Worth It or Not? The Aerodynamics Debate

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They’re ugly. They don’t make enough difference in fuel economy to be worth it. They won’t hold up to road abuse. They don’t produce the savings I can get just by slowing down.

Drivers and fleets have plenty of reasons they’ve generally opted out of aerodynamic add-ons, and while it’s true they’re not smart for everybody, companies are getting better at making durable, effective drag reducers. If you’ve always written the things off, it might be time to re-investigate.

Henry Albert, a trucker since 1983 and a contributor to TeamRunSmart.com, drives a 2013 Cascadia Evolution and has been on a pretty well-publicized quest to achieve 10 mpg for over five years. In a recent interview, he says he’s achieved in excess of 10 mpg on many individual driving days. His truck is completely decked out, with side skirts, nose cone, a trailer tail and wheel covers.

“I have drivers tell me all the time, ‘side skirts don’t make that much difference,’ and they’re right – they only save between 2.5% and 3% in fuel cost. But they also say the same thing about the nose cone and the wheel covers and trailer tail, but cumulatively, when I put it all together, it adds up,” Albert says. The fuel savings of adding aerodynamic modifications to his truck covered his cost in six months.

On the other side of the debate are drivers who point to the weight of the add-ons and the fact that on certain routes, crosswinds in combination with accessories like trailer side skirts can actually create drag. In the comments section of this article, a driver who travels the I-80 corridor between Milwaukee and San Francisco, a route where he’s usually rolling through 25 mph crosswinds, installed side skirts. He reports no difference in fuel mileage and concludes, “There is only one way to good fuel mileage, and that is SLOW DOWN. I went from driving the 75 mph zones to driving 60 and have saved an average of 160 gallons per trip.”

But this driver begs to differ: “I don’t subscribe to the theory that slowing down increases profits!” In the comments section of an article on the trailer Kevin Rutherford developed for owner-operators, he explains that, “when you slow down, your are also reducing your per-hour revenue.” By way of example he says that a driver averaging 70 mph and earning $2 per mile grosses $140 per hour, while someone driving an average of 60 mph at that same pay rate makes $120. Since fuel only costs $11 per hour more to run at 70 mph, the 70 mph driver is $9 per hour more profitable. His philosophy: “Revenue first, then control costs.”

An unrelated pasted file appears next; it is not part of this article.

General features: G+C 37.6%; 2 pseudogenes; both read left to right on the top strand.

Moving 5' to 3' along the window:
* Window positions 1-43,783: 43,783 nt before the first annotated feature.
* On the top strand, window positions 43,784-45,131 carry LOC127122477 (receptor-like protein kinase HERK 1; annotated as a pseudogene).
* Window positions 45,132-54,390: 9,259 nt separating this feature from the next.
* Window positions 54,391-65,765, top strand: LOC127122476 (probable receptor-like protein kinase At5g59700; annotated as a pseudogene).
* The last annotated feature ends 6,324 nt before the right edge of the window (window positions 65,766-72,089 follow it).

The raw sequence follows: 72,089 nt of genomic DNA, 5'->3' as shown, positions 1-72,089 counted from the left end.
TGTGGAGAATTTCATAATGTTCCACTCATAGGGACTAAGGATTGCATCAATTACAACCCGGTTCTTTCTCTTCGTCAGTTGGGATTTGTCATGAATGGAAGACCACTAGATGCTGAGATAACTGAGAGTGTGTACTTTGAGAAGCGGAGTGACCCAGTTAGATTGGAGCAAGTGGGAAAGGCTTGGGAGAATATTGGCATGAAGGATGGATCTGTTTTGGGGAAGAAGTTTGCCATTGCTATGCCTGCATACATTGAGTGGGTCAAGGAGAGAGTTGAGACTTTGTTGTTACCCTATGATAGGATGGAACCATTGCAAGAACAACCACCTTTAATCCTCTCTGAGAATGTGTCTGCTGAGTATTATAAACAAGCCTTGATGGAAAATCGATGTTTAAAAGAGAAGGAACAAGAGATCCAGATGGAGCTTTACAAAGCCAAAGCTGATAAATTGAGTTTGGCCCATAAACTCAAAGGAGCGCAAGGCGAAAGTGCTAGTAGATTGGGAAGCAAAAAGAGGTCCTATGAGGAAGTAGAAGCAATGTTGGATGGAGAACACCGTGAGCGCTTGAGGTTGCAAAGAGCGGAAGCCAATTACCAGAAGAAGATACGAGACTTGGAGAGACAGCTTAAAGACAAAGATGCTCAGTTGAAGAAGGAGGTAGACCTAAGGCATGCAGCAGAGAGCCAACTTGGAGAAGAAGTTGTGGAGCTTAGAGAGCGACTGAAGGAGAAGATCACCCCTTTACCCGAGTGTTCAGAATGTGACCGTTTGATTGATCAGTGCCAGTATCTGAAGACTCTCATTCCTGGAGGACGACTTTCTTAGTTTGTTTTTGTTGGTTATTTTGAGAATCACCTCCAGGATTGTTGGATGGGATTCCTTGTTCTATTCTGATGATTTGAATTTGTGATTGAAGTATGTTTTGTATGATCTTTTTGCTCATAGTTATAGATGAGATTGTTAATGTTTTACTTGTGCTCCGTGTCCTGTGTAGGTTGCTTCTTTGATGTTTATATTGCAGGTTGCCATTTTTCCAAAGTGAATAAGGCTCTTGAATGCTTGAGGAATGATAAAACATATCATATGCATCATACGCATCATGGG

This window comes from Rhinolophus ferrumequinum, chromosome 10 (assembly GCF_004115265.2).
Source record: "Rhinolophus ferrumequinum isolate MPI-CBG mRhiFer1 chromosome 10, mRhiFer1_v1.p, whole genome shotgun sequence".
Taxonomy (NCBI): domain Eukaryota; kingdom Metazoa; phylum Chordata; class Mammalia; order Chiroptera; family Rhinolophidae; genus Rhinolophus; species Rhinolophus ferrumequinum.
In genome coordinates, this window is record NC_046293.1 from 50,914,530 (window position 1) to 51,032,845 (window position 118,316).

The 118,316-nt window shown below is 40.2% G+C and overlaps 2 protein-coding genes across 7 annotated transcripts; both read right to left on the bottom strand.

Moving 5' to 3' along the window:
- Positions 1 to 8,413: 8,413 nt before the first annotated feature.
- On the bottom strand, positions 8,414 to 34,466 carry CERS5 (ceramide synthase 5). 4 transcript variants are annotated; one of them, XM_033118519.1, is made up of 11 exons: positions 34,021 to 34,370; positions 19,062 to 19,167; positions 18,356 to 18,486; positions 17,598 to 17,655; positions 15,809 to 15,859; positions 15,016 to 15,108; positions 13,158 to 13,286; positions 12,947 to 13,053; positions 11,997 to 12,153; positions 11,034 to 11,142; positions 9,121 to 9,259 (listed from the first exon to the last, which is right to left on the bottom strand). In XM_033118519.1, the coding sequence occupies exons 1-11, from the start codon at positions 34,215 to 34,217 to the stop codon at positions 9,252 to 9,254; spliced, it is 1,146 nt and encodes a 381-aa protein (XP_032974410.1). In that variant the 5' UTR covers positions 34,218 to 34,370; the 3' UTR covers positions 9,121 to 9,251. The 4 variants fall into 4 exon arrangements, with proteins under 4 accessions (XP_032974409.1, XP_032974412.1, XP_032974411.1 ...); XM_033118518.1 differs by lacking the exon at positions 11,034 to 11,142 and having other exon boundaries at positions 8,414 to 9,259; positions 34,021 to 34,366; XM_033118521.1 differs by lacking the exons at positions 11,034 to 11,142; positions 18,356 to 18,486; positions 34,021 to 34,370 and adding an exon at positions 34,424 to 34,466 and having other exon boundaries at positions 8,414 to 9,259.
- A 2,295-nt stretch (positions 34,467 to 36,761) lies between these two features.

One way he controls his costs is by employing an undercarriage device and nose cone to diminish aerodynamic drag. He uses an Airman undercarriage add-on, which is designed to move with the tandems, unlike the skirts that are stationary. He says, “For every slider hole you move the skirts away from the tandems, your efficiency decreases. At a certain distance, the efficiency is actually worse than no skirts at all. The 5-6% fuel savings I’m getting from skirts is only achieved at the 40-foot California setting. Utilizing both the nose cone and Airman, I am achieving 7.2-7.4 mpg running @ 75 mph in 75 to 80 mph states, usually grossing 75-80,000 lbs and am hitting 11 mpg empty.”

An option for drivers who determine trailer side skirts aren’t right for their situation are tractor wheel covers. As Mario Bravo, marketing manager for Flow Below points out in this article, one advantage of making a modification to the tractor is that you get that fuel economy benefit even when the trailer is sitting in a customer’s yard, unlike trailer side skirts. “The higher a fleet’s trailer-to-tractor ratio, the more standing time, and no aerodynamic device saves anything when the vehicle is sitting still,” he says.

His company’s AeroKit consists of panels that close the gaps between a tandem’s drive wheels, and others that guide air as it leaves the tandem area. Circular covers block wheel indentations and reduce turbulence.
The advantage of being an owner-operator vs. a fleet manager in this situation is that owner-operators many times run dedicated loads and/or routes, according to comments in this article by Mitch Greenberg with SmartTruck Systems.

He points out that they also tend “to measure their fuel mileage more consistently and run the same equipment day in and day out. Any differences that stem from aerodynamic add-on devices will more effectively and directly present themselves, Greenberg says, due to the aforementioned variables being so controlled, which is often not the case for large fleets looking to implement aero devices.”

There’s no one right answer and every driver needs to test for himself what combination of equipment, accessories and driving skills will create the best results.